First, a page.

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Jawaharlal Nehru National Solar Mission on schedule: Government of India

As readers of Panchabuta are well aware, one of the eight National Missions outlined in National Action Plan on Climate Change, the Jawaharlal Nehru National Solar Mission (JNNSM) specifically focuses on solar energy and its role in minimizing future emissions. The Government has launched JNNSM in January, 2010 with a target of 20,000 MW grid solar power (based on solar thermal power generating systems and solar photovoltaic (SPV) technologies), 2000 MW of off-grid capacity including 20 million solar lighting systems and 20 million sq.m. solar thermal collector area by 2022. The Mission will be implemented in three phases. The first phase will be of three years (upto March, 2013), the second till March 2017 and the third phase will continue till March, 2022.

 Government has also approved the implementation of the first phase of the Mission (upto March, 2013) and the target to set up 1,100 MW grid connected solar plants including 100 MW of roof-top and small solar plants and 200 MW capacity equivalent off-grid solar applications and 7 million sq.m. solar thermal collector area in the first phase of the Mission, till 2012-13.

As we have earlier mentioned, NTPC Vidyut Vyapar Nigam Limited (NVVN) has selected 620 MW capacity grid solar power projects (connected to 33 KV and above) through a tariff discounting process in December, 2010. The successful applicants have proposed to set up projects of 505 MW capacity in Rajasthan, 65 MW in Andhra Pradesh, 20 MW in Gujarat, 10 MW in Karnataka and 5 MW each in Orissa, Maharashtra and Uttar Pradesh(and Tamil Nadu). The objective of this process was to achieve lowering of tariff for solar power. This process has helped in reduction of tariff by about 30% over the tariff fixed by the Central Electricity Regulatory Commission. The projects are to be set up on build, own and operate basis.

In order to spread solar power projects in a number of States, Ministry had announced another scheme to support small grid connected solar power projects of a capacity up to 2 MW (connected to grid below 33 KV). Under this scheme the Indian Renewable Energy Development Agency (IREDA) has selected 78 projects to set up 98 MW capacity solar power plants in 12 States. In this scheme, the solar power will be purchased by the concerned state utilities at a rate fixed by the respective State Electricity Regulatory Commissions. The Ministry will provide a generation based incentive to the concerned State utilities to reduce their burden.

Ministry of New and Renewable Energy (MNRE) is implementing a scheme to promote off-grid applications of solar energy such as solar lanterns, home lights, other small capacity photovoltaic systems and solar water heating systems with a 30% capital subsidy and/or loan at 5% through NABARD. An amount of Rs. 35 crore has been released in 2010-11 to NABARD to provide funds to the regional rural banks to support solar lighting systems.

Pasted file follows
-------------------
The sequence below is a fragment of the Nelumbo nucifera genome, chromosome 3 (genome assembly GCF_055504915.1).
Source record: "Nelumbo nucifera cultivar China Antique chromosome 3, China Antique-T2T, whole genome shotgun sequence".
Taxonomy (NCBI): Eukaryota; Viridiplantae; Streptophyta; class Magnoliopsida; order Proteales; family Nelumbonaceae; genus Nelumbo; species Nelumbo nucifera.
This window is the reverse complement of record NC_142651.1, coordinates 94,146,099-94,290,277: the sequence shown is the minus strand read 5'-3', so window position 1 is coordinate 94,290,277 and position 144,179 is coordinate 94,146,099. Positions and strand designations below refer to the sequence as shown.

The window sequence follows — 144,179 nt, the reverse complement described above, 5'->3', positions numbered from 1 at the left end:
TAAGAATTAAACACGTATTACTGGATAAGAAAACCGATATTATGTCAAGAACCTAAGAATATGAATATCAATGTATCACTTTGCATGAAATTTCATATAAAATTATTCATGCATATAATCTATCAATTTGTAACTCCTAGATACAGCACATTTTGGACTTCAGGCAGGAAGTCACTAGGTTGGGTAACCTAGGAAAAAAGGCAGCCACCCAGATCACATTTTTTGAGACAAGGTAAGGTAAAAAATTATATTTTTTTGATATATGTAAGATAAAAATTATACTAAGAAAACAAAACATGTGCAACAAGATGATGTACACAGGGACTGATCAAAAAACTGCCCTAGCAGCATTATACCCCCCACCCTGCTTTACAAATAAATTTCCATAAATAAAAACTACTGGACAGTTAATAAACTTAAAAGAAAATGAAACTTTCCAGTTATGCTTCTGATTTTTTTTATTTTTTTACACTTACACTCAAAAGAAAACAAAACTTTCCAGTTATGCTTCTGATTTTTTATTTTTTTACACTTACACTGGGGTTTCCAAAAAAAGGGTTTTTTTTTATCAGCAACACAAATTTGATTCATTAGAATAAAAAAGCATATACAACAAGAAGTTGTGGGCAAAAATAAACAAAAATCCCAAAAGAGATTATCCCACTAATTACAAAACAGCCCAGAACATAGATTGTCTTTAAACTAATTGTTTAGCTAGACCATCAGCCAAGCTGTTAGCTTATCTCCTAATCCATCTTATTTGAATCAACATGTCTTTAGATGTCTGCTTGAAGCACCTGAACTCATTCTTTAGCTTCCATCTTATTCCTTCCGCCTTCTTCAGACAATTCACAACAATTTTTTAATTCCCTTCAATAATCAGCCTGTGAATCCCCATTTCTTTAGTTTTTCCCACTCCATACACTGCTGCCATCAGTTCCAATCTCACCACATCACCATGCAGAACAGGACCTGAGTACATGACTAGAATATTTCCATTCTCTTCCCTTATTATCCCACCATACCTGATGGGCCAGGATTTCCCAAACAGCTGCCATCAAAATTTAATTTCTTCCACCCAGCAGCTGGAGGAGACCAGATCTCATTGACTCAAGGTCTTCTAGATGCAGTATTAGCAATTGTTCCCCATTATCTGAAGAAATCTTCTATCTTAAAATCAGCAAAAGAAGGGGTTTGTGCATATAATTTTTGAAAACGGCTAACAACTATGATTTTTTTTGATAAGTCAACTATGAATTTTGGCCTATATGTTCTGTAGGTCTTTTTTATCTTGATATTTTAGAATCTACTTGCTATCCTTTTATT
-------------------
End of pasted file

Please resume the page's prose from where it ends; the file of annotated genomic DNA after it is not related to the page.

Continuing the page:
According to reports, the union cabinet Tuesday expressed satisfaction over the progress of the Jawaharlal Nehru National Solar Mission (JNNSM), India’s ambitious mission to ramp up its solar power hundredfold by 2022 and reduce dependence on fossil fuels.

The progress of the mission’s implementation is as per schedule in the last one year, said a statement issued after the cabinet meeting.

 The ministry of new and renewable energy has successfully sanctioned 802 MW capacity of grid-connected solar projects and 36 MW of off-grid solar projects.

Six major research projects, including setting up of National Centre for Photovoltaic Research and Education at IIT-Bombay, have been approved.

 The cabinet had approved in November 2009 a target to set up 1,100 MW grid-connected solar plants, including 100 MW capacity plants as rooftop and other small solar power plants for the first phase of the mission till March 2013.

 ‘Successful completion of these projects would accelerate the process of achieving grid tariff parity for solar power and also help reduce consumption of kerosene and diesel, which is presently in use to meet the unmet demand,’ the statement said.

As readers of Panchabuta are aware, the most important time line that is coming up is that of the financial closure in the middle of this year and that will decide the successful execution and completion of these projects above mentioned.

Panchabuta is tracking the developments and is cautiously optimistic and  will keep a close watch on which of these projects do achieve financial closure in the middle of this year which will be a very important milestone.

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